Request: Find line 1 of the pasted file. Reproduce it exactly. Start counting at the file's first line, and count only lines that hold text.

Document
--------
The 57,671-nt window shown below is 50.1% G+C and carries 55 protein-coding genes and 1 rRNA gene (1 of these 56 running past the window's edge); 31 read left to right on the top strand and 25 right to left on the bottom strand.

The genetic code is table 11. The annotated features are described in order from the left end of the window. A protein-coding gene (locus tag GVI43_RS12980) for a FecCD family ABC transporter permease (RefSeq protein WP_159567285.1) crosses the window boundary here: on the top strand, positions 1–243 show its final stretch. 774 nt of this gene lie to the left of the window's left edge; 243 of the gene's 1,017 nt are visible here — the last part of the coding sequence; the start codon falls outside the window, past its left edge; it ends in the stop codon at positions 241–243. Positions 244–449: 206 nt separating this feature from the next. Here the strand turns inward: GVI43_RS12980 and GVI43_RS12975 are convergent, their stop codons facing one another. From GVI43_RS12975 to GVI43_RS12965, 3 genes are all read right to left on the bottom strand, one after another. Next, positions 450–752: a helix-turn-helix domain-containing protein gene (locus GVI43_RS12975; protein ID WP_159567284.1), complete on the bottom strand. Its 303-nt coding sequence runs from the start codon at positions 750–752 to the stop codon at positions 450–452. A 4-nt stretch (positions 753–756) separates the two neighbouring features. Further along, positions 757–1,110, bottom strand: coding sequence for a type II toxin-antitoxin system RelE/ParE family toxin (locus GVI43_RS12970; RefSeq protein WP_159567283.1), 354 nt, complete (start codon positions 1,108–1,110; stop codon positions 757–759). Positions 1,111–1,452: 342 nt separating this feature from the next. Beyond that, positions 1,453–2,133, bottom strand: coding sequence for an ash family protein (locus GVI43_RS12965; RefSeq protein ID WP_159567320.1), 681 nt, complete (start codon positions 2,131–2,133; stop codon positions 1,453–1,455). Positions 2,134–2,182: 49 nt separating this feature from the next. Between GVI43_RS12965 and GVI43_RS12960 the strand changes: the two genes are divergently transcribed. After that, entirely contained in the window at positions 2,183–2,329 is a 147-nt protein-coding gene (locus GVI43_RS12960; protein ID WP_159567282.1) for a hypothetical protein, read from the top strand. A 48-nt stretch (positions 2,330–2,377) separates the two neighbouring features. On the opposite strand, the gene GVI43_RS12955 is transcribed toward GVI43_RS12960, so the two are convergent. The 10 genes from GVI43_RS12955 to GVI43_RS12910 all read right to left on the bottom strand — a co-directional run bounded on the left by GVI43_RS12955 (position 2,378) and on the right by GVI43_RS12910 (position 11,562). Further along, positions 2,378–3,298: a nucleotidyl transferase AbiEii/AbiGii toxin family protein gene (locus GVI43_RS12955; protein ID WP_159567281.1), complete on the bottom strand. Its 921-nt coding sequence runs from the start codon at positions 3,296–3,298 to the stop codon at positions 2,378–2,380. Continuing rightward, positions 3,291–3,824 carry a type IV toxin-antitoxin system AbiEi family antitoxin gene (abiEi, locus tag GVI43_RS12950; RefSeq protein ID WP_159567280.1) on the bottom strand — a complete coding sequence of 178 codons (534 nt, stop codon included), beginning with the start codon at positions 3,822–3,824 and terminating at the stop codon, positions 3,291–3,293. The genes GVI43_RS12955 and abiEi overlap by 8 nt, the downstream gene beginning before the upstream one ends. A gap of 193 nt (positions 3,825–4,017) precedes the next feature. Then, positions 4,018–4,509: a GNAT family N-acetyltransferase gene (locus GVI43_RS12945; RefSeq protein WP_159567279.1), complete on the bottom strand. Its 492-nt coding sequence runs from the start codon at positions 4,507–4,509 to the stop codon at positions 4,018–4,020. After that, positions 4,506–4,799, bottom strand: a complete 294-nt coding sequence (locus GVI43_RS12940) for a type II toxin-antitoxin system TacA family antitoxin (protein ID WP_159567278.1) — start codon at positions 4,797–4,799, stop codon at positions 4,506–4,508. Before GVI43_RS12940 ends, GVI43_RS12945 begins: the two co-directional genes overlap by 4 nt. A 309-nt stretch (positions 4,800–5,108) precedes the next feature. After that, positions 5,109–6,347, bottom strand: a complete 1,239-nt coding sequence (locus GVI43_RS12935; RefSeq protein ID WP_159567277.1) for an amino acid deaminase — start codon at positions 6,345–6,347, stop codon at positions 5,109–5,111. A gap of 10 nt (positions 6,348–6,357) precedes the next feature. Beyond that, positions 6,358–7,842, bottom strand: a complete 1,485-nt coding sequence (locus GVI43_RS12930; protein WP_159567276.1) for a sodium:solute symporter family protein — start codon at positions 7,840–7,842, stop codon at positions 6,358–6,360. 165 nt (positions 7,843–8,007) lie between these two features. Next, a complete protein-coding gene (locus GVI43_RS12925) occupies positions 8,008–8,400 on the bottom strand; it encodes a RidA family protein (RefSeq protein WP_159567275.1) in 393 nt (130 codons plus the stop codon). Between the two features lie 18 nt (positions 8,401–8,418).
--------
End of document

The 57,671-nt window shown below is 50.1% G+C and carries 55 protein-coding genes and 1 rRNA gene (1 of these 56 running past the window's edge); 31 read left to right on the top strand and 25 right to left on the bottom strand.